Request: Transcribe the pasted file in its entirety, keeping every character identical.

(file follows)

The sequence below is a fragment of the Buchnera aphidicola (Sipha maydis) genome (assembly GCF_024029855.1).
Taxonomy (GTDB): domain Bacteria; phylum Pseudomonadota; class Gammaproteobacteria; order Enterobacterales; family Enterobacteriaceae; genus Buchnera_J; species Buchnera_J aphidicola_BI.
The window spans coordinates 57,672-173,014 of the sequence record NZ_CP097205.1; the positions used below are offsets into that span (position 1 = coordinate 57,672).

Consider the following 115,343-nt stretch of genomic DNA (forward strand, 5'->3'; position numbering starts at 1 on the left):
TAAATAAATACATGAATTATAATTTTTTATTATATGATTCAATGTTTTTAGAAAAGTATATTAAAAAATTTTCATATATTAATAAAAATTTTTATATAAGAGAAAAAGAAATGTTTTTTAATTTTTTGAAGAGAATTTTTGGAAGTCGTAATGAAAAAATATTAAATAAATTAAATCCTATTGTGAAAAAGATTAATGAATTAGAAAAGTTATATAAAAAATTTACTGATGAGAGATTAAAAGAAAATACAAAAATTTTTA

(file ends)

The sequence below is a fragment of the Buchnera aphidicola (Sipha maydis) genome (assembly GCF_024029855.1).
Taxonomy (GTDB): domain Bacteria; phylum Pseudomonadota; class Gammaproteobacteria; order Enterobacterales; family Enterobacteriaceae; genus Buchnera_J; species Buchnera_J aphidicola_BI.
The window spans coordinates 57,672-173,014 of the sequence record NZ_CP097205.1; the positions used below are offsets into that span (position 1 = coordinate 57,672).

Consider the following 115,343-nt stretch of genomic DNA (forward strand, 5'->3'; position numbering starts at 1 on the left):
TAAATAAATACATGAATTATAATTTTTTATTATATGATTCAATGTTTTTAGAAAAGTATATTAAAAAATTTTCATATATTAATAAAAATTTTTATATAAGAGAAAAAGAAATGTTTTTTAATTTTTTGAAGAGAATTTTTGGAAGTCGTAATGAAAAAATATTAAATAAATTAAATCCTATTGTGAAAAAGATTAATGAATTAGAAAAGTTATATAAAAAATTTACTGATGAGAGATTAAAAGAAAATACAAAAATTTTTA